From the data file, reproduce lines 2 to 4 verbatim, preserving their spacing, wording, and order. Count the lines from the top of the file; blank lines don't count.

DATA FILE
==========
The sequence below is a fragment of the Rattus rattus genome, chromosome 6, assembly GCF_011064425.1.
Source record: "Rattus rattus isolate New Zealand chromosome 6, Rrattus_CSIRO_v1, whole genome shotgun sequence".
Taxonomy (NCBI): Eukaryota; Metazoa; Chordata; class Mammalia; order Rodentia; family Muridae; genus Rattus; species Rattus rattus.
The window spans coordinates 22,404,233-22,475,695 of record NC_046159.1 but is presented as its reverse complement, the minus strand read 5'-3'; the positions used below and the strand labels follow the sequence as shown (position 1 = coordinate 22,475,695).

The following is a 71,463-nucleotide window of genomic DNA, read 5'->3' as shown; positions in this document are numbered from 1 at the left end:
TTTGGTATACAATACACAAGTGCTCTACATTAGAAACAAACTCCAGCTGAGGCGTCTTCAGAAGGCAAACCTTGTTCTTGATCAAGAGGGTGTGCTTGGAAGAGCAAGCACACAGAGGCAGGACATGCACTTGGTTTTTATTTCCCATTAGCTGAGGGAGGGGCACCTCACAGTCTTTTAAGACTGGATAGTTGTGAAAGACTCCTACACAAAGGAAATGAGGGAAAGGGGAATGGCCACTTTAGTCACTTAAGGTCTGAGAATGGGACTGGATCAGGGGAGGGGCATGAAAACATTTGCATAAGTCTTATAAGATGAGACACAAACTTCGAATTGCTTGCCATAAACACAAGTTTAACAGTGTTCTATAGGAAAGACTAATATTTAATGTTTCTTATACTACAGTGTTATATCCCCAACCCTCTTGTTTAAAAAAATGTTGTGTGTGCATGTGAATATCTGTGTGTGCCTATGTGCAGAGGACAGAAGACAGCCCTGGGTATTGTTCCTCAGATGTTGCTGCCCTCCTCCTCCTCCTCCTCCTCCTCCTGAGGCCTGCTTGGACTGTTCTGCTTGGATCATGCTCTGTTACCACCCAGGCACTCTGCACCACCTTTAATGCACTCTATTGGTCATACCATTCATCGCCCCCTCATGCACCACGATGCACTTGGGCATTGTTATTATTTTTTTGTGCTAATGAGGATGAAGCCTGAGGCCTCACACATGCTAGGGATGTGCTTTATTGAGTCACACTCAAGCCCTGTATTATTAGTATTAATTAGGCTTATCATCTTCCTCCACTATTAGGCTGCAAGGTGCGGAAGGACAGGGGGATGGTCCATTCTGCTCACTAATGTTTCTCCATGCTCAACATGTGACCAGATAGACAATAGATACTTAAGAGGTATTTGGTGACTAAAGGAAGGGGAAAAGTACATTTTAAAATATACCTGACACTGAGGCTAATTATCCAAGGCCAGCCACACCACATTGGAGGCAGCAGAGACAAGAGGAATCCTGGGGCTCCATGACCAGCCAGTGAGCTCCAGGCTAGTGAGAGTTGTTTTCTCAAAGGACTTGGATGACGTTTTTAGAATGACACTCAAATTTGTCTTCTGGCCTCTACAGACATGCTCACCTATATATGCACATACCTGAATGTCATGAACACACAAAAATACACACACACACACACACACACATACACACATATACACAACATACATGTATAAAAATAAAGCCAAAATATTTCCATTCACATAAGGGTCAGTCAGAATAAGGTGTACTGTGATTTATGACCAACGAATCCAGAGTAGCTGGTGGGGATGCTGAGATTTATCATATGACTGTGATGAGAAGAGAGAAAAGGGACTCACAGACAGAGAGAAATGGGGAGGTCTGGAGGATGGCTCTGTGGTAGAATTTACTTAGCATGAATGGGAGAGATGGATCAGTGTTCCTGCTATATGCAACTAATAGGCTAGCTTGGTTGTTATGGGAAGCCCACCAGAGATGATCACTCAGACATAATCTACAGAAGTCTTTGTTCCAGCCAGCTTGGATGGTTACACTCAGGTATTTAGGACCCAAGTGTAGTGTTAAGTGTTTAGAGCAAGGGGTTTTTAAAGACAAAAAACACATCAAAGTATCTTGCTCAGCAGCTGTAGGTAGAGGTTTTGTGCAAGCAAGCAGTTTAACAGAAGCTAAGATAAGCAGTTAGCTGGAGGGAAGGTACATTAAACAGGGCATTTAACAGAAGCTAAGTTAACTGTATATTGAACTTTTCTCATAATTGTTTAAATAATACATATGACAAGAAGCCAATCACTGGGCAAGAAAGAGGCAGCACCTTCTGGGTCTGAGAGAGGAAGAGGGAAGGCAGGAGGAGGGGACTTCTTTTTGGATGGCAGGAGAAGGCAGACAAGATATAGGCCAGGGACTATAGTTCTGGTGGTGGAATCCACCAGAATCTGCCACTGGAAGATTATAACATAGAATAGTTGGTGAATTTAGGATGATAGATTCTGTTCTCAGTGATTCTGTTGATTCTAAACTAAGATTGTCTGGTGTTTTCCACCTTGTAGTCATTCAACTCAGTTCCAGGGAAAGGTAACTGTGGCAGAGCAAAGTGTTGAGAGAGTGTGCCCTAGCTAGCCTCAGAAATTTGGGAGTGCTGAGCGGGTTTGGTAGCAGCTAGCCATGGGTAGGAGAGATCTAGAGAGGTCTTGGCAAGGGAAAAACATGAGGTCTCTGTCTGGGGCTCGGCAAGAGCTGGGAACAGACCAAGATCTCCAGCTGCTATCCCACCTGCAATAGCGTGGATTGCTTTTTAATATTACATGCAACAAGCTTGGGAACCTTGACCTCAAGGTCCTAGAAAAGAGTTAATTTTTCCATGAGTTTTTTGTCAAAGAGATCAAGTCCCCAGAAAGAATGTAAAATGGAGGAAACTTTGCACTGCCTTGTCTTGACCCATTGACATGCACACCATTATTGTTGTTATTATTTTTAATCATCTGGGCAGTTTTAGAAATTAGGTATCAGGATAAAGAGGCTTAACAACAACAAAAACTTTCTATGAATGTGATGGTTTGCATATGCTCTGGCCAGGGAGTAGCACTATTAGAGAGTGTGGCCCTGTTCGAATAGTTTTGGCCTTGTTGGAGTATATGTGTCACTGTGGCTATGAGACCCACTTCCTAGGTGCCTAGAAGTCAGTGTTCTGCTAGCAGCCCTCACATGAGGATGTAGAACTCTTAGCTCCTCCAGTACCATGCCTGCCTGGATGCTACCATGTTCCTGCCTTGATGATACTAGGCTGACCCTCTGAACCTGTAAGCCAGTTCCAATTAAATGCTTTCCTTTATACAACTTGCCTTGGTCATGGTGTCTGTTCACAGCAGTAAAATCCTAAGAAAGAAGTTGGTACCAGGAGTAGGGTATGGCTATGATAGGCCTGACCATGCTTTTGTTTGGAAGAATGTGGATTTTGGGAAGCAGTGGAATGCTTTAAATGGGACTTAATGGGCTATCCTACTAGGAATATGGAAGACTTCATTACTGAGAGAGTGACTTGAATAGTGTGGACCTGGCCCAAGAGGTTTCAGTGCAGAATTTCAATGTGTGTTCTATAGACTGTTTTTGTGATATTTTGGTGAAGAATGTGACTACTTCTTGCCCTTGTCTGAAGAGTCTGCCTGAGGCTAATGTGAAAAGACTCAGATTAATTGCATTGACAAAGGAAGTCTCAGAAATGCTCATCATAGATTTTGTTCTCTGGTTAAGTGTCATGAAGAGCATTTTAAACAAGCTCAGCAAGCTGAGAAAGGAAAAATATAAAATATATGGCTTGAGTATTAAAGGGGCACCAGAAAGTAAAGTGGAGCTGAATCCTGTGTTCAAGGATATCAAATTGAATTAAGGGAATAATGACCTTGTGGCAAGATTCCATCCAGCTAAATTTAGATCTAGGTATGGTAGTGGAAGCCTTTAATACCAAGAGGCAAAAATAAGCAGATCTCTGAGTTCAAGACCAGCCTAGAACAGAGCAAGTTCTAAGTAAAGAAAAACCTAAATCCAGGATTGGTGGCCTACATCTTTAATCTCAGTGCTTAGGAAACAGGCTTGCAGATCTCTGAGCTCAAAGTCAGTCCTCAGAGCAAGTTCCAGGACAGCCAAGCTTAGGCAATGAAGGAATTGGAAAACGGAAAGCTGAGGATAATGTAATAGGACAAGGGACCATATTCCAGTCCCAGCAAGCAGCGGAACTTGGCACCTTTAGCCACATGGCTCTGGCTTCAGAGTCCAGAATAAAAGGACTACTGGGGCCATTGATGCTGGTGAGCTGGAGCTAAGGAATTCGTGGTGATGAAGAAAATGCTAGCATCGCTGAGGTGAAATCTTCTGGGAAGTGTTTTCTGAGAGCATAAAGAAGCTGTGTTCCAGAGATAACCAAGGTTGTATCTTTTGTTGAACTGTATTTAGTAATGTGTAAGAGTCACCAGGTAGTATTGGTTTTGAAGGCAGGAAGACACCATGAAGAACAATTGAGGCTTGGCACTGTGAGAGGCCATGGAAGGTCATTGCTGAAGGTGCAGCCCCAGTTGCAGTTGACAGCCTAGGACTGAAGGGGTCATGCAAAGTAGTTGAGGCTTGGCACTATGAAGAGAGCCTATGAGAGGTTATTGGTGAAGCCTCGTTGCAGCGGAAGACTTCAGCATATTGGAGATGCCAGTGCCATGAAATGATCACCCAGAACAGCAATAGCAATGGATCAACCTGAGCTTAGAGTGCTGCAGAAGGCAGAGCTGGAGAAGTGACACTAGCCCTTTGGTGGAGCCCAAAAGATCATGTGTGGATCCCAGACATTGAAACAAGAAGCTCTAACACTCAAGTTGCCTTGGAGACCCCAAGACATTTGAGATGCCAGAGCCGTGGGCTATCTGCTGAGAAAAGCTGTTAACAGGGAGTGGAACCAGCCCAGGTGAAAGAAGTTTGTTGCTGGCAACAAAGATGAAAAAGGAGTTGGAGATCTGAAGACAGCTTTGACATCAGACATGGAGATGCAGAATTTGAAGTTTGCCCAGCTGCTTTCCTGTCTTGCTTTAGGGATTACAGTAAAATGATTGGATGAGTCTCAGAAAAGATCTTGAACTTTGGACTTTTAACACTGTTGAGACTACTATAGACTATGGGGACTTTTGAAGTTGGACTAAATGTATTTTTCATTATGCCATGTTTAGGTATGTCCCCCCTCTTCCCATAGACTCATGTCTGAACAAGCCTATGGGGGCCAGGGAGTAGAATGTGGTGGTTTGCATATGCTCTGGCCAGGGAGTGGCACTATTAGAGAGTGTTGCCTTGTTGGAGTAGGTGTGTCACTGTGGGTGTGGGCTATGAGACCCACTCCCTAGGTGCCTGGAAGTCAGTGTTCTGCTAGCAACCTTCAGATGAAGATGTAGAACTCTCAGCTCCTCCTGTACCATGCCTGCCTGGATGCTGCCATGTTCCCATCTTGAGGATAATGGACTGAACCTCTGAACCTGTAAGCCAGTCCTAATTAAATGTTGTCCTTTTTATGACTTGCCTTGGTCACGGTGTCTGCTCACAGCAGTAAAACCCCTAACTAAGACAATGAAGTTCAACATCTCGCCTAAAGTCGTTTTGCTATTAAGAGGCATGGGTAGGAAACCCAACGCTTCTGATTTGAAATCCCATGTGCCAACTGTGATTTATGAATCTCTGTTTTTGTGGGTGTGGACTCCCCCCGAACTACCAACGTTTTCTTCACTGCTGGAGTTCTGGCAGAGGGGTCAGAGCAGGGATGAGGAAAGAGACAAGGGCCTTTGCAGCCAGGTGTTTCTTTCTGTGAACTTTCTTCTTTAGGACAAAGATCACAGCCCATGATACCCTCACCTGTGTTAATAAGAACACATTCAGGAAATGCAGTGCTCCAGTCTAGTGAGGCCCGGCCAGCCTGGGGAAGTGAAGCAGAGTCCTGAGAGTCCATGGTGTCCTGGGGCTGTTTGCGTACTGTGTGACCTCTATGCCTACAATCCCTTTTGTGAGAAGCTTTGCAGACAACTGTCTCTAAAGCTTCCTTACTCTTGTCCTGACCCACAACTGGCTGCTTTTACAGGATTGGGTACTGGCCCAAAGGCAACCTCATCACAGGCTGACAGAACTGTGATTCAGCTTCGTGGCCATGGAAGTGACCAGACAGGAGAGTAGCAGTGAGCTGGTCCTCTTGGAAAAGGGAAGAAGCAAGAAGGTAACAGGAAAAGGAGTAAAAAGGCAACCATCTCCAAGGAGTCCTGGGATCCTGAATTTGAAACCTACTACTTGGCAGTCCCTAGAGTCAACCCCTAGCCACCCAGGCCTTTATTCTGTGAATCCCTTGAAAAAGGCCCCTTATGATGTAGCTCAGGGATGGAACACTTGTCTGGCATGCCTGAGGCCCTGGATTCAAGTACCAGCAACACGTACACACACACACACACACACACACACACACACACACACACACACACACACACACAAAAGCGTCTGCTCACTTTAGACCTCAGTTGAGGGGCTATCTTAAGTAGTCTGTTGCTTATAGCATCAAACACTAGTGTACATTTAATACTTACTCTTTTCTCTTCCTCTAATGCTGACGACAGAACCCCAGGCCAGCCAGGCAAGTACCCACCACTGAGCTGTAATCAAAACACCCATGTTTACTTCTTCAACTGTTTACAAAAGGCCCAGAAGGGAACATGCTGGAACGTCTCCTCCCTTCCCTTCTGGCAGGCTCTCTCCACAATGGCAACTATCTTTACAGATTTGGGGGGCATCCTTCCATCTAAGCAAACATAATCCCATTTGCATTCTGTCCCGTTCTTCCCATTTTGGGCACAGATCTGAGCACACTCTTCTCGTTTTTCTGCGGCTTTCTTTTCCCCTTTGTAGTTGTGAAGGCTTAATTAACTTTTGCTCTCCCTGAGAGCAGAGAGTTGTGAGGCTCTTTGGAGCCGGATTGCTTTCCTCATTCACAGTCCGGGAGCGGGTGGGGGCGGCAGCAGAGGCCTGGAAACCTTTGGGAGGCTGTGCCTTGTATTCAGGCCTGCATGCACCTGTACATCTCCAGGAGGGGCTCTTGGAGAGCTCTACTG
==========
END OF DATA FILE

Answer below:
Source record: "Rattus rattus isolate New Zealand chromosome 6, Rrattus_CSIRO_v1, whole genome shotgun sequence".
Taxonomy (NCBI): Eukaryota; Metazoa; Chordata; class Mammalia; order Rodentia; family Muridae; genus Rattus; species Rattus rattus.
The window spans coordinates 22,404,233-22,475,695 of record NC_046159.1 but is presented as its reverse complement, the minus strand read 5'-3'; the positions used below and the strand labels follow the sequence as shown (position 1 = coordinate 22,475,695).